A rendering of the proposed Kent City Hall in context, prepared by the architecture firm Brandstetter Carroll for the city engineering department.
Marking a significant cost increase from earlier estimates, Kent will borrow over $9 million to build a new city hall, which may still not completely cover the cost of the project.
But with interest rates low and construction prices showing no signs of abating, city officials said it was not reasonable to delay: On Dec. 15, City Manager Dave Ruller signed an $8,797,000 contract with Thomarios, a Copley general contractor, which placed the lowest bid for the project. View the project bids.
The contract with Thomarios allows for a 10% contingency, meaning the builders can actually bill the city up to $9,676,700. A representative from the company could not be reached for this article.
Because the city is only issuing a bond of $9.13 million, Kent may turn to its general fund or possibly to money from the American Rescue Plan Act, Finance Director Rhonda Hall said.
“The bond issue of $9.13 million was set before the bids were received, and we feel it is sufficient to cover the majority of the building costs,” she added.
The 27-year bond functions like a mortgage with a 2% interest rate. Actually 2.000942%, and faced with a Fed poised to increase those rates, city council was eager to act as soon as possible, Council Member Roger Sidoti said.
In December 2019, the city engineer’s office estimated the city hall would cost about $7 million. But a perfect storm of Covid-era complications has led to steep increases in construction costs. The city had to put the project out for bid twice because no contractors could meet the initial price requirements.
“The bids were higher because of the cost of materials and the supply chain issues that have been going on nationally as well as potentially also concern of the amount of workers available to do the work,” City Engineer Jim Bowling said. “It’s just a very uncertain time at the moment trying to get materials with Covid and different industries having trouble producing the products needed to build the building.”
City Manager Dave Ruller said cost increases have topped 1,000% in some instances. But he said this bad news is offset in part by interest rates that have been kept at historic lows.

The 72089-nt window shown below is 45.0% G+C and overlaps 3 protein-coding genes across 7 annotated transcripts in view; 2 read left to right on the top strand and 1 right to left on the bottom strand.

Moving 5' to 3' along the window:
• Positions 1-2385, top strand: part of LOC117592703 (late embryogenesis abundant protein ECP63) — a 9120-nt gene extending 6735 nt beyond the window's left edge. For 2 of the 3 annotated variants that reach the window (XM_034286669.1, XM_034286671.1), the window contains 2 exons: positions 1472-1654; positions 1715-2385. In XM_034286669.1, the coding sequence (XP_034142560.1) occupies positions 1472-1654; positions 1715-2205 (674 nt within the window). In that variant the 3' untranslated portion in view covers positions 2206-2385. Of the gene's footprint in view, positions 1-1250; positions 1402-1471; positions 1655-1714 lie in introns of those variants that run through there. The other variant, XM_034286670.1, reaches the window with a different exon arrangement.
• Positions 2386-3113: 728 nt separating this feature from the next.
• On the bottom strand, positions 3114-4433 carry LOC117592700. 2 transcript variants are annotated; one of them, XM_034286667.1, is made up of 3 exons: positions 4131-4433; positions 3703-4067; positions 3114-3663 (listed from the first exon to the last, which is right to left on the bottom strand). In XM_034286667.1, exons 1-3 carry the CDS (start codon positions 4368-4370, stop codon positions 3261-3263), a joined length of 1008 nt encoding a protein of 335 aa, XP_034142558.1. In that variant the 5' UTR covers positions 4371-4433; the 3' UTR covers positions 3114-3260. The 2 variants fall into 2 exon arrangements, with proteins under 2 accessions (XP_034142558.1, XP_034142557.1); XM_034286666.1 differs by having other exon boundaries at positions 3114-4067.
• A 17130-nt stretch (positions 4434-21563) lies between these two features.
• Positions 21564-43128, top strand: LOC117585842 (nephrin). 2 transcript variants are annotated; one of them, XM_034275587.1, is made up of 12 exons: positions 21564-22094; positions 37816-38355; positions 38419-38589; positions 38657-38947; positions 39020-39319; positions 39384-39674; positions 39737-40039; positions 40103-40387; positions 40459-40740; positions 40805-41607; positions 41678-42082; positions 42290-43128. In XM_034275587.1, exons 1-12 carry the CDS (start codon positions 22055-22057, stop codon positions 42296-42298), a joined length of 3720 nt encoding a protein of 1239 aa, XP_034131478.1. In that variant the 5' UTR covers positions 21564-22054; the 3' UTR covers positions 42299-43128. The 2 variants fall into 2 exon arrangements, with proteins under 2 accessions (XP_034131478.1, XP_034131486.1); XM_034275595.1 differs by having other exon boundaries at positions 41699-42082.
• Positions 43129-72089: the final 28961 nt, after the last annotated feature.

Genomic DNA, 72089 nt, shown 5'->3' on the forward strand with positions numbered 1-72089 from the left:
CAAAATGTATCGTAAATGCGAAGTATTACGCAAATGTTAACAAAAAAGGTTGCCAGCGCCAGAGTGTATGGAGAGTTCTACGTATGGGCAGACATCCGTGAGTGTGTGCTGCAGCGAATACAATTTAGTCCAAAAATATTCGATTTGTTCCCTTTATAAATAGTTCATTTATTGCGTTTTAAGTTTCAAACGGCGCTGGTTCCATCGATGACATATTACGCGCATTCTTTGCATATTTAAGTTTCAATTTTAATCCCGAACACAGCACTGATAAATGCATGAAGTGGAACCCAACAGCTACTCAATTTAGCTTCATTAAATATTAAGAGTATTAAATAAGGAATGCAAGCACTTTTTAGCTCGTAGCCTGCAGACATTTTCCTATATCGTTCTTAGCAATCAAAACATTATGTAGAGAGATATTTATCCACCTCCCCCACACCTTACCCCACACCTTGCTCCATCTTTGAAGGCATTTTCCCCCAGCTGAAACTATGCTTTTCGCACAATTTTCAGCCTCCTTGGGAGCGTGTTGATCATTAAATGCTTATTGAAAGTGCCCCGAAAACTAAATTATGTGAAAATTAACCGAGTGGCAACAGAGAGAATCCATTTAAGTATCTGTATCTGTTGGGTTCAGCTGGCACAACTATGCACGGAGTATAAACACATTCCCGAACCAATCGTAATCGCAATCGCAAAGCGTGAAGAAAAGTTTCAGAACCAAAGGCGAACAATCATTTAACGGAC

“So even though it’s a more expensive building, the monthly payments will be less,” he said.
The 10% contingency is “standard practice in political subdivision contracts,” Kent Law Director Hope Jones said, explaining that “there are always real-time issues that were not contemplated by the parties that could come up.” Having that leeway allows the project to proceed without council having to appropriate more money.
The city hall project started in 2016, when council first began to consider building a place to call home, Sidoti said.
Kent has never had a proper city hall. Council meetings have been taking place in the basement of Kent’s main fire station. Other departments are spread across the city, mostly at 930 Overholt Drive (Budget and Finance, Community Development, Economic Development, Information Technology & Communications, Service Department), but also at:
301 S. Depeyster St. (City Manager’s office, Police Department)
320 S. Depeyster St. (Fire Department, Human Resources, Law Department)
Kent Central Gateway PARTA Building at 201 E. Erie St. (Health Department)
“While it appears to run smoothly, there is inefficiency and difficulties created by the lack of space,” Bowling said.
The process started with exploring what other cities have, and then determining — with community input — what Kent’s needs are, where the structure could be placed, how it could be paid for without asking taxpayers for a tax hike and, finally, embarking on the design and bid processes.
Covid set the whole project back a year and a half and has opened council’s eyes as to real-world prices for a building meant to serve Kent for a century, Sidoti said.
Thanks to the lower interest rates, though, the city will get more bang for its buck — meaning a larger building — than would have been possible even four or five years ago, he added.
Construction crews will not be breaking ground anytime soon. While the city’s contract stipulates a deadline for project completion (The Portager was unable to clarify whether it’s 20 months or two years), Bowling said the clock has not yet started ticking. First on the agenda is a not-yet-scheduled “pre-construction meeting” with Thomarios, during which city officials and the contractor will review the timeline to ensure it is reasonable.
Service Department administrative assistant Sheri Chestnutwood said the meeting may be held before the month is out.
Once completed, the multi-story, 27,000-square-foot building will front onto Haymaker Parkway, with parking off Day Street, Bowling said. It will house the Budget and Finance Department, the Mayor’s and City Manager’s offices, the Law Department, Human Resources, the Civil Service Department, Economic Development and Council Chambers.
Kent’s Health Department will stay on the second floor of the Kent Central Gateway PARTA building downtown, and the Service and Community Development departments will remain where they currently are housed, in a city-owned building at 930 Overholt Drive, Bowling said.
Council Member Robin Turner said the nation’s ongoing battle with Covid may not make this “the most propitious time” to plan such an ambitious project, “but the reality is from a financial standpoint, you couldn’t get in on a lower market than this. We actually are coming in with a very low interest rate, and eventually we’re going to need a new city hall. Why not now?” he asked.
The new building, he said, will be a “good fit” with Kent’s revitalized downtown.